Last year, I had author Peter Robb visit one of my Masters writing classes as a guest lecturer. As is usually the case with our guest lecturers, Robb was extremely generous with his knowledge and experience. One thing he shared, which has stuck with me over the last few months is the idea that, “Nothing is ever wasted”.
The implications of this idea are so liberating and empowering! The beginnings of stories that never went anywhere, those feeble attempts as intelligent writing, those personal essays written on the back of lecture handouts, those honest scratchings in private journals: they can still live – but maybe just another day. As writers, artists, creatives we, much like Dr Frankenstein, can dissect or hack into these dead things and find serviceable, perfectly suitable pieces, thoughts, ideas, beginnings, endings to other works.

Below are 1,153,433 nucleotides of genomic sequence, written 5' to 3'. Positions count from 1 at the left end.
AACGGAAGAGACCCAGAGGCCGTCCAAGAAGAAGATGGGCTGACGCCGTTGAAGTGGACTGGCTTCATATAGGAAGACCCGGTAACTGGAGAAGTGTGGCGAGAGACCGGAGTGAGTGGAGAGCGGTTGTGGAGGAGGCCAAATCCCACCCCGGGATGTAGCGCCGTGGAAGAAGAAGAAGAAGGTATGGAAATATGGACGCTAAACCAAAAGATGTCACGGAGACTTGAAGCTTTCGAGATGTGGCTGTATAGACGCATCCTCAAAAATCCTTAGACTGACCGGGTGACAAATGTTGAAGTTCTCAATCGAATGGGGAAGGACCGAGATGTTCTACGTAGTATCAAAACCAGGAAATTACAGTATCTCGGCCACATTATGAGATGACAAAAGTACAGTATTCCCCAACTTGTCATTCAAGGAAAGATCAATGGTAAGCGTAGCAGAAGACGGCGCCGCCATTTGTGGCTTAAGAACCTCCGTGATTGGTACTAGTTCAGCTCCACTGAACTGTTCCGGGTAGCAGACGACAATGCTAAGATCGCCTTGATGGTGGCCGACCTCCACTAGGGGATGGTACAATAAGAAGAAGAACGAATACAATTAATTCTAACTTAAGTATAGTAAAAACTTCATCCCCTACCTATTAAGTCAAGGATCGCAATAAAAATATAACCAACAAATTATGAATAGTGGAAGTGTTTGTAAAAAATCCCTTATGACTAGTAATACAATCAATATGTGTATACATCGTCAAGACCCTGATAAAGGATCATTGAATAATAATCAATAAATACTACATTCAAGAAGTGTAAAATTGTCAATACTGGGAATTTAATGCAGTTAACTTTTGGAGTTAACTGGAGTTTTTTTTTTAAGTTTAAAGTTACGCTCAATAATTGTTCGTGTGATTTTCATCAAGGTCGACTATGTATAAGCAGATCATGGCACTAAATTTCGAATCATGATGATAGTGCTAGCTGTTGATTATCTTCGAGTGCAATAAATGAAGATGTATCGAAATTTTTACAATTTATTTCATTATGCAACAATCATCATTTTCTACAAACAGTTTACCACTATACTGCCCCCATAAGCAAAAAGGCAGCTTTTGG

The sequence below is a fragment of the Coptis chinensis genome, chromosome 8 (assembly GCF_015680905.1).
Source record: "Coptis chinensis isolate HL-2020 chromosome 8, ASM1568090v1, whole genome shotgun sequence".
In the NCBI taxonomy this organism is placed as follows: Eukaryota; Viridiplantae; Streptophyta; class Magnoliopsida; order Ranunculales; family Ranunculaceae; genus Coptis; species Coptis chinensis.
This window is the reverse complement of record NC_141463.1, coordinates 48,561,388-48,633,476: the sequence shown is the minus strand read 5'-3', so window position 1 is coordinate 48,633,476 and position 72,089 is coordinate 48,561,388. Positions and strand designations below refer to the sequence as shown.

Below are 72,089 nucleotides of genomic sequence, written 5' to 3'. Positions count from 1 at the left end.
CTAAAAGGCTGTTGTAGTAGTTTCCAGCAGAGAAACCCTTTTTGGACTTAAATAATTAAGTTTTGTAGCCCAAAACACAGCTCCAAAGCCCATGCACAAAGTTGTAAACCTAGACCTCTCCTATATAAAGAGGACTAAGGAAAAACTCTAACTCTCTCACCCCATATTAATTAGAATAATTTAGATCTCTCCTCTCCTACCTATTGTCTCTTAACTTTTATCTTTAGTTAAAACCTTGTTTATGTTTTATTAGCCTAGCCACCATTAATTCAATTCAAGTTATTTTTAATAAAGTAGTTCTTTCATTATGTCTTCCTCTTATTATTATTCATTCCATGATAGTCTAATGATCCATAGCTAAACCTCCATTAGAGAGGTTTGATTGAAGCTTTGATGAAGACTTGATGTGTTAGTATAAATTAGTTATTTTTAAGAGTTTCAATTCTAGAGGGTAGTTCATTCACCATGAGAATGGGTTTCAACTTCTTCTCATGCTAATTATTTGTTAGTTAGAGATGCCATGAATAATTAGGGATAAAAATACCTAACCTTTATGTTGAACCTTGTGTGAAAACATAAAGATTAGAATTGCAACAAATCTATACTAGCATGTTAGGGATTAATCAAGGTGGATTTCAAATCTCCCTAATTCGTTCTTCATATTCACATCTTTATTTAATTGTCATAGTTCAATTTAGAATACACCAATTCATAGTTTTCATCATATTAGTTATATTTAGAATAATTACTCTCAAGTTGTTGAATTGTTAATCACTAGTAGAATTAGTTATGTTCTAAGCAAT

This knowledge has allowed me to relax into my own work. For example, in my current novel WIP, I am getting the sneaky feeling that a major part of my narrative needs to be put to rest. I haven’t fully accepted it yet, but as I write I feel more and more at peace with the idea of it, because: Nothing is ever wasted.
Maybe the thing you’re working on isn’t fully formed in your imagination,
Maybe you’re not ready,
Maybe you need more research,
Maybe you need better technique,
Maybe you’re trying too hard,
Maybe it’s just a rubbish idea…
What ever it is, it may be time to “kill your darlings”, as William Faulkner suggested. But we can be brave in doing this, because: Nothing is ever wasted.
Perhaps in five years or ten years or twenty years, you’ll find that piece and breathe life into it again. Maybe you’ll forget all but a remnant, the true heart of the idea which will give it new life in a much better work. What ever the case, killing the stale, tired, hard-work stuff you’re working on can free you to focus on what is working. And let’s not be modest and just admit, that what is working is pretty bloody brilliant. (Go on, you know how good you are.)
So be free good friends. There’s too much good work in you to be stuck working on something that is better off buried for now.